“It may be difficult for racers to fully understand the differences in these products. It can be quite the maze to work through with all the different manufacturers and the resellers pushing many different brands, which often includes private label brands also. The racers need to ask questions and research the brands of rod ends to truly understand where they are coming from and what the features and benefits are of each. While it can be a mistake to buy a rod end solely off of price, it is also a mistake to overpay for product that is the same or lesser quality of a more competitively priced unit.”


When it comes to picking bushings, application is key. It’s difficult to get everything you want, and there usually is always going to be a tradeoff. Soft bushings offer the least amount of performance, but the lowest NVH; rod ends offer the most performance with the most NVH. Polyurethane bushings are a great all-around bushing, but don’t give you as much articulation for hardcore handling applications. It is important to take a long hard look at exactly what you are going to do with you car, and make your decision based on what you’re willing to live with and what you can’t live without.

Street Performance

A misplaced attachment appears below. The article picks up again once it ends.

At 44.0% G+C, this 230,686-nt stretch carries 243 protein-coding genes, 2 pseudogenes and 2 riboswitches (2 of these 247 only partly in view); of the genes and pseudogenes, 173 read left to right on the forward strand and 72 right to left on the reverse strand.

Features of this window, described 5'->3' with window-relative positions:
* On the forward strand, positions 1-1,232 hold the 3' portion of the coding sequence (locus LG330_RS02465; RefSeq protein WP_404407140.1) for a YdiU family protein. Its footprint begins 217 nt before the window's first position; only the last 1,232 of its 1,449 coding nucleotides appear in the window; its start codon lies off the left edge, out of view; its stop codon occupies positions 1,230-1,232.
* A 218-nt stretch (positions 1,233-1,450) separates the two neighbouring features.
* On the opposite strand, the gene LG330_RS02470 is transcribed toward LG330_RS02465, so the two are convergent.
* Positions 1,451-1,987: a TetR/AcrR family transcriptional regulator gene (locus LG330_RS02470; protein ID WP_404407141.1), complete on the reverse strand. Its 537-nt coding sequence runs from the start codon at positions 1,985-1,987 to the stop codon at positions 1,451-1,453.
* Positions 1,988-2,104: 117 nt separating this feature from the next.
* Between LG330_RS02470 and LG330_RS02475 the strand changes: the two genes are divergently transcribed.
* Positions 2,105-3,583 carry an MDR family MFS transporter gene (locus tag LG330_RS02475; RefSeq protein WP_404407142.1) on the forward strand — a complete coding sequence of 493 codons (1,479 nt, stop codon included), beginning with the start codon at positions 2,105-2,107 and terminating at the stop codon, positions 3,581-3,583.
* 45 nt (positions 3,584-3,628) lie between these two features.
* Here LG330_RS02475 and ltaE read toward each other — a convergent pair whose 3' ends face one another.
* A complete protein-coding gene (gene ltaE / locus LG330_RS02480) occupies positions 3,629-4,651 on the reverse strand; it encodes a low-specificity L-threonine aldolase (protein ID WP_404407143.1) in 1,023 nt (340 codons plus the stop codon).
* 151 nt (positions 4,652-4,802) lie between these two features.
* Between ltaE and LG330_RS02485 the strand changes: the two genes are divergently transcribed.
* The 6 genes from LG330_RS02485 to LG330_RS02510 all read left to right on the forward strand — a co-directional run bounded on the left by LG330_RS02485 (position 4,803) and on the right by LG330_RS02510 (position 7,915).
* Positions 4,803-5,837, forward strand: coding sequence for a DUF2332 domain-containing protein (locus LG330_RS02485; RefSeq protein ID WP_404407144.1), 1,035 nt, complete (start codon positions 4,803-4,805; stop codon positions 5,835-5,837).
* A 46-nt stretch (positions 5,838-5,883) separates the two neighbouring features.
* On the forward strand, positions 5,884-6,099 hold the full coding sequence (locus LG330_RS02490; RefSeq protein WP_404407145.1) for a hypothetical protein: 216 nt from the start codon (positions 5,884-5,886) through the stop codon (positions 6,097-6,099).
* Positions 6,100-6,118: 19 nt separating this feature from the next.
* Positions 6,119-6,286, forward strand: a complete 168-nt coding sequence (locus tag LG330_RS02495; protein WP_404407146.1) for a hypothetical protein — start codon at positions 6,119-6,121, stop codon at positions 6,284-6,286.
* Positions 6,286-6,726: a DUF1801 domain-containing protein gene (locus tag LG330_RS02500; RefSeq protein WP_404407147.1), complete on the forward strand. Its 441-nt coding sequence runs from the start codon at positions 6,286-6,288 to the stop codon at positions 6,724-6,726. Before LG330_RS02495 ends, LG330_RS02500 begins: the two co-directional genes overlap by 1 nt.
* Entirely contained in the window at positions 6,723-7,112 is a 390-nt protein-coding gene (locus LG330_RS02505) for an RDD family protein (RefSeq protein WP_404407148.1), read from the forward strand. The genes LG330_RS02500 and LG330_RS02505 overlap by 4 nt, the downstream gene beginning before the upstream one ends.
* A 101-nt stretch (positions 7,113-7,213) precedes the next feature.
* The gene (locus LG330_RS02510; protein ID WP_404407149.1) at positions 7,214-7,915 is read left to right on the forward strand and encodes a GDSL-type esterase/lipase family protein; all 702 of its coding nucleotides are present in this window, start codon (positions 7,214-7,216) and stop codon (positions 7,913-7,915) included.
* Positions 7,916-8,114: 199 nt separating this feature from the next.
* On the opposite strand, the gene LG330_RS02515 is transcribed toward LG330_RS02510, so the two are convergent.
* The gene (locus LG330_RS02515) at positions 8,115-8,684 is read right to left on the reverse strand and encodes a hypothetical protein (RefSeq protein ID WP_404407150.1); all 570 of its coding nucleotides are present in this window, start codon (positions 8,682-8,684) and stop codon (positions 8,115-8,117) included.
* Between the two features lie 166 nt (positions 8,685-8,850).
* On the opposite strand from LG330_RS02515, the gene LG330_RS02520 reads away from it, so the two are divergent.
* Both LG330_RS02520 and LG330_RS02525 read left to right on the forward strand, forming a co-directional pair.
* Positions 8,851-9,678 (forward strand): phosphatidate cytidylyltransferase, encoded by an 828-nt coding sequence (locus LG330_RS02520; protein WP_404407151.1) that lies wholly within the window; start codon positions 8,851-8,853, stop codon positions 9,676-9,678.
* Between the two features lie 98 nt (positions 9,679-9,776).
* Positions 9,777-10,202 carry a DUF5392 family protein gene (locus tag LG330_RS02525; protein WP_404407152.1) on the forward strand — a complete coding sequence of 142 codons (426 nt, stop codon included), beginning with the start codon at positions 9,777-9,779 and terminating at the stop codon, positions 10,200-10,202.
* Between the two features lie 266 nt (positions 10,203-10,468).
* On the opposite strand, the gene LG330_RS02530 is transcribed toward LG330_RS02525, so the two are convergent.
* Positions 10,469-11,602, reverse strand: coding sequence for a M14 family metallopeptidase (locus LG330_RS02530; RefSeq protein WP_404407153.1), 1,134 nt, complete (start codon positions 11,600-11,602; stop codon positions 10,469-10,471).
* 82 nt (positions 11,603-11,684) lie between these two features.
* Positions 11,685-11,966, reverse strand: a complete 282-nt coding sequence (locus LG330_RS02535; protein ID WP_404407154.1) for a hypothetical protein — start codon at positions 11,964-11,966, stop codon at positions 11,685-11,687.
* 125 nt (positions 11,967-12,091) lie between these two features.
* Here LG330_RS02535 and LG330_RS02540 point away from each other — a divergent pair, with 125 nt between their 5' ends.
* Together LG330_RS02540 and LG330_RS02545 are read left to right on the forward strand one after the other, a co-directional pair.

Street performance is probably the largest enthusiast group. Street performance can range from the guy who takes his car out once or twice a month and wants a sportier ride, to a guy who daily drives his car and hits the drag strip or road course also. This could even cover the guy who races the car regularly, but also uses the car to get to work. Whatever the case may be, most street performance enthusiasts look for a strong bushing that doesn’t deflect as much as stock, yet offers enough articulation for good handling. They also want a bushing that absorbs enough NVH for a comfortable driving experience. More often then not, polyurethane bushings are the perfect fit for the street performance crowd, as they offer the best compromise of performance and comfort.

If you are on the more hardcore end of the street performance spectrum, you can get control with a mix of bushings and rod ends or spherical bushings. This blend gives you the ability to reduce deflection with going to all solid bushings. The rod end side will transfer more noise and vibration through the chassis, but the polyurethane end will still absorb some NVH.

If you plan on using your car in a more hardcore fashion at the drag strip, road course, or autocross, rod ends might be the way you want to go. Dedicated track cars (for the most part) serve one purpose—going fast. In max-effort applications, bushing deflection is wasted power.

So now it’s time to pick your bushings. Hopefully it will be much easier to look at your wants, needs, and how you’re going to use your car or truck, and establish which bushings are right for you. Another great way to narrow the decision down is to drive or ride in as many cars with different setups as possible. Hearing and feeling the difference between stock, polyurethane, and rod ends is a great way to establish what’s right for you.

So make your decision, install your parts, and happy hot rodding!

SOURCE: BMR Suspension

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Author: Pete Epple